Ann Bridgewater starts each of her days the same - kissing a photograph of her dead husband and wishing she could kiss him in person.
Much-loved grandfather David Thomson, 60, died on October 21 last year, after a car struck his bike on La Trobe Street in Delacombe, near Ballarat.
The driver, 40-year-old Bradley John Spark, crossed over to the wrong side of the road and left Mr Thomson for dead, speeding off back to his residence and later agreeing to hide his damaged vehicle in a paddock.
Mr Thomson's family spoke on Friday of their heartache and anger, with his wife saying she and her husband did everything together, side by side.
They had plans to travel overseas and many dreams for their retirement. She felt "robbed", having waited 45 years to find the man she wanted to spend the rest of her life with.
Ms Bridgewater cried herself to sleep most nights, she said.
"Death changes everything. It's just not fun like it once was. I hate it," she told the County Court of Victoria in a victim impact statement.
"I wish I had the chance to hold him so he wasn't alone."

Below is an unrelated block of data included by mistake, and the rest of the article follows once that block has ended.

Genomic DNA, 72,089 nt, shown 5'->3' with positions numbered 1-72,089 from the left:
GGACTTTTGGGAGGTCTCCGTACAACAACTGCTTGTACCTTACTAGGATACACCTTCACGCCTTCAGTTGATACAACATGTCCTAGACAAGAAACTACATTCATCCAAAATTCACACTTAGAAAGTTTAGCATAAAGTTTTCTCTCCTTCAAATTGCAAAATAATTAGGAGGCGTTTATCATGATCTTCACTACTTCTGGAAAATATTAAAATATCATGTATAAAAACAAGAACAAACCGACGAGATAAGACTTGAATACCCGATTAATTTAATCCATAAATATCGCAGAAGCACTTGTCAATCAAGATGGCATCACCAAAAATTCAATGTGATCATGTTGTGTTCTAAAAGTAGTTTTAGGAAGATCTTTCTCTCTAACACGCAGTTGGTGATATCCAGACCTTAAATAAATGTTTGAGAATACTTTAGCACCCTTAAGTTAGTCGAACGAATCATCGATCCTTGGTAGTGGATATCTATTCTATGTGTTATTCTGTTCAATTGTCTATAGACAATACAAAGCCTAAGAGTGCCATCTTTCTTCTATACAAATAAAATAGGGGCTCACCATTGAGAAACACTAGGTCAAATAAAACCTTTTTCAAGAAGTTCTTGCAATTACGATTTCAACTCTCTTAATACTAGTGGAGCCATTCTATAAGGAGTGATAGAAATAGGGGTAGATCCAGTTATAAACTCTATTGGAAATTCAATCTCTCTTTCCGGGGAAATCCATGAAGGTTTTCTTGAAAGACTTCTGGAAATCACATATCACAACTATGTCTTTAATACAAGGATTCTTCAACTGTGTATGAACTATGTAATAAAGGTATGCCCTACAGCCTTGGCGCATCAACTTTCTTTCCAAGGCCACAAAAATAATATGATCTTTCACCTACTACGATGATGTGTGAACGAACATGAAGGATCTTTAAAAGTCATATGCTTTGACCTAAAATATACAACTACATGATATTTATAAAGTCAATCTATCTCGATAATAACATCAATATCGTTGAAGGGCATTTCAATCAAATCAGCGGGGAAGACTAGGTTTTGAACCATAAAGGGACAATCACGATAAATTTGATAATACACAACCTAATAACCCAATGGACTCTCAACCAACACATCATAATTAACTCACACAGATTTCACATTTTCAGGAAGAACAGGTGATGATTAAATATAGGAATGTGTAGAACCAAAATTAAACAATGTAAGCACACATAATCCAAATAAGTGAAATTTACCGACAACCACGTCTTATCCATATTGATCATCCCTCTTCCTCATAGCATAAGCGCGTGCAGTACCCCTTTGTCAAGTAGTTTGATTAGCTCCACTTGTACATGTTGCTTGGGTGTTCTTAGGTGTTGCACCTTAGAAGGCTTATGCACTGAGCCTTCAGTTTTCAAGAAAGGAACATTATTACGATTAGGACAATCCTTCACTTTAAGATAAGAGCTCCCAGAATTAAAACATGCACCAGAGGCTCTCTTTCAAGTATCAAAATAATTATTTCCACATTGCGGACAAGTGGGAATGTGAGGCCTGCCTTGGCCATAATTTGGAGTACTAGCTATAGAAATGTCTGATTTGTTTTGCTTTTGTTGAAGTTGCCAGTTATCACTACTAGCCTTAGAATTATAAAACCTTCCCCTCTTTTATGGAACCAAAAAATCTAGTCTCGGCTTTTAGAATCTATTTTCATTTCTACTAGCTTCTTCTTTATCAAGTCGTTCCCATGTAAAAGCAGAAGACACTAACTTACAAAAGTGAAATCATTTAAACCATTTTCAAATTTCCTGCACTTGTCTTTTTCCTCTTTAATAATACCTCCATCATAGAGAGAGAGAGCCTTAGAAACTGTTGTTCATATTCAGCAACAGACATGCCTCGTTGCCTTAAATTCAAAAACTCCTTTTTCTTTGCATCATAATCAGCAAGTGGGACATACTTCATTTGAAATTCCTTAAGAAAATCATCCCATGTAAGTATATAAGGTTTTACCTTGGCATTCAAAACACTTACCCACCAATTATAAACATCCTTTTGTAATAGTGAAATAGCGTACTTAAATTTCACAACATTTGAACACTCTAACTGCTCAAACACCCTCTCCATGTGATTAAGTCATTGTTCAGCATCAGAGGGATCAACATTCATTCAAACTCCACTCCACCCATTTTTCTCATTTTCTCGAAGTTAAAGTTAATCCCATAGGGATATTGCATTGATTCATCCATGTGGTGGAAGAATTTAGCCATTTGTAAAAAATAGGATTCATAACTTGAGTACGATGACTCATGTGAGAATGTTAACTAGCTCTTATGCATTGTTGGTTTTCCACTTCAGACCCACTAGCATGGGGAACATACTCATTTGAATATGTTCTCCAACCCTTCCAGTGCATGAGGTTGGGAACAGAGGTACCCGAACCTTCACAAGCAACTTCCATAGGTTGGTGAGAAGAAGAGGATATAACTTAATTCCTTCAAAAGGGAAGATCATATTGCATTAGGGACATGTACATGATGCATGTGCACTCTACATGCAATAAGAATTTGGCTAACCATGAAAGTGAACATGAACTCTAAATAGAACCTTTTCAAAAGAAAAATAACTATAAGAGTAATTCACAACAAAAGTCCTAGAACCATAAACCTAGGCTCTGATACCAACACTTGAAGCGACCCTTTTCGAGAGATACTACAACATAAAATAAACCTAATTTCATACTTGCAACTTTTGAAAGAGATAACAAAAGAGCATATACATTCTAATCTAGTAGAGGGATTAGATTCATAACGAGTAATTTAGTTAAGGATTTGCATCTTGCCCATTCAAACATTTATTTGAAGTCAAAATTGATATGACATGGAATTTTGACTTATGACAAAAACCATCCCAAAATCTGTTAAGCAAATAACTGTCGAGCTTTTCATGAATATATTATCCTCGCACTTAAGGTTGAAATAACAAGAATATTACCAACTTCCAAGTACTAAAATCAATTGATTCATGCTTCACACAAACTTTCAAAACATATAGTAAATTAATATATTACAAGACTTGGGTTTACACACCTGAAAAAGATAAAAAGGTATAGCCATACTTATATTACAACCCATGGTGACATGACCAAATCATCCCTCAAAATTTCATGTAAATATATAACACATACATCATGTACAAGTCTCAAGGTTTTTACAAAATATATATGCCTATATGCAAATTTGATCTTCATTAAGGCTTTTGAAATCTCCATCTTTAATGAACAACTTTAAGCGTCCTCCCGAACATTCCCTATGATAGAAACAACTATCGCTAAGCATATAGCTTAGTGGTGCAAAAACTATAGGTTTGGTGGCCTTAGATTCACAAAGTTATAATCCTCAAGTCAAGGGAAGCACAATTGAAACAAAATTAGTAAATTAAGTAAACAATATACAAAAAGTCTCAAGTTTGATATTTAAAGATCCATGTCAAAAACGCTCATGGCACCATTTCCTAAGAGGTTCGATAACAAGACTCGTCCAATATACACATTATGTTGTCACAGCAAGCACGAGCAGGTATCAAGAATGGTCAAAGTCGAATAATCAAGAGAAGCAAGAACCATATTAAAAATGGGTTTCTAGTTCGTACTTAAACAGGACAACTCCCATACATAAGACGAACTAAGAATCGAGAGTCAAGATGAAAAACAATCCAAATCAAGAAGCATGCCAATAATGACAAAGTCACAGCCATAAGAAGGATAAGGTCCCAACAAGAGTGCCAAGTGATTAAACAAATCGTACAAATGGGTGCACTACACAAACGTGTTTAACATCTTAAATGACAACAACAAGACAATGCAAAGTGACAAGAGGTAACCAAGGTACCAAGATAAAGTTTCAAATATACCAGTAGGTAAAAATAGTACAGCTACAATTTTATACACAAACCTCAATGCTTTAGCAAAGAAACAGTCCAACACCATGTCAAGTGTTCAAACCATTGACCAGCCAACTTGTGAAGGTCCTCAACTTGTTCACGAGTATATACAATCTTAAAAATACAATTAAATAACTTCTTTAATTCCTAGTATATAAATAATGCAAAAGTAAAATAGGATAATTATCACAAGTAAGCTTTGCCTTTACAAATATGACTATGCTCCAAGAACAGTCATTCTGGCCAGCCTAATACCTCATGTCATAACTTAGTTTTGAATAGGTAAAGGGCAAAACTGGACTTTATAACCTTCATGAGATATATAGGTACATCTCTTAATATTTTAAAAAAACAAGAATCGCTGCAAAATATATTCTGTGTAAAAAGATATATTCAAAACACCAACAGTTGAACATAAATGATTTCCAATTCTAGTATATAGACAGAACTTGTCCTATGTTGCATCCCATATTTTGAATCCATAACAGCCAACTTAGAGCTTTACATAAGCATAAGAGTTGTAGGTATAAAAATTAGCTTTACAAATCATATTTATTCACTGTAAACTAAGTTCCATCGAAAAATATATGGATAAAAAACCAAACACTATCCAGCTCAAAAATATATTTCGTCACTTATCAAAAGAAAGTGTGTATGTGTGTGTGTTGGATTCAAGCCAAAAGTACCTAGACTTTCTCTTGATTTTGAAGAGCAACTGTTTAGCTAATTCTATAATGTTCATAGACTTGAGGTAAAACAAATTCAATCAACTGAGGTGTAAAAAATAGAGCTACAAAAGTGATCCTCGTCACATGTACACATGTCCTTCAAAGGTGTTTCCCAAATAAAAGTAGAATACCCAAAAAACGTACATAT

Ms Bridgewater said she may have one day forgiven Spark if he had stopped to help her husband, but couldn't as that never happened.
Mr Thomson's son, Dylan Thomson, condemned Spark as a "spineless" perpetrator who committed an unforgivable crime. His father was the most important and influential person in his life, he said.
"He was taken away from us in a way that you would not wish on anyone," he said.
Mr Thomson was flung some 21 metres when Spark's sedan struck him. His friends recalled driving past the scene of the crash, not knowing it was their mate.
His daughter, Sophie Thomson, is a police officer and recalled attending the scene of her father's death. She said she'd never forget seeing him under a white sheet on the road.
She encouraged the court to think about how often the word "dad" comes up, for instance, on the radio. "I am reminded nearly hourly I no longer have a father," she said.
For Ms Thomson, that meant no one to walk her down the aisle at her wedding or to chase around her future children.
Spark accepted he would serve a considerable jail term, his barrister Christopher Carr said.
He was released on parole a few months before the crash and found the forced stability and abstinence was the best thing for him, but reconnected with people he'd put behind him after a friend took their own life.
Mr Carr said Spark was remorseful about his actions and the victim impact statements had broken his heart.
Spark was suspended from driving at the time of the crash and the Mitsubishi he was driving was unregistered.
He has pleaded guilty to dangerous driving causing death, failing to stop at the scene of the crash, and failing to render Mr Thomson assistance. He is awaiting sentencing in November this year.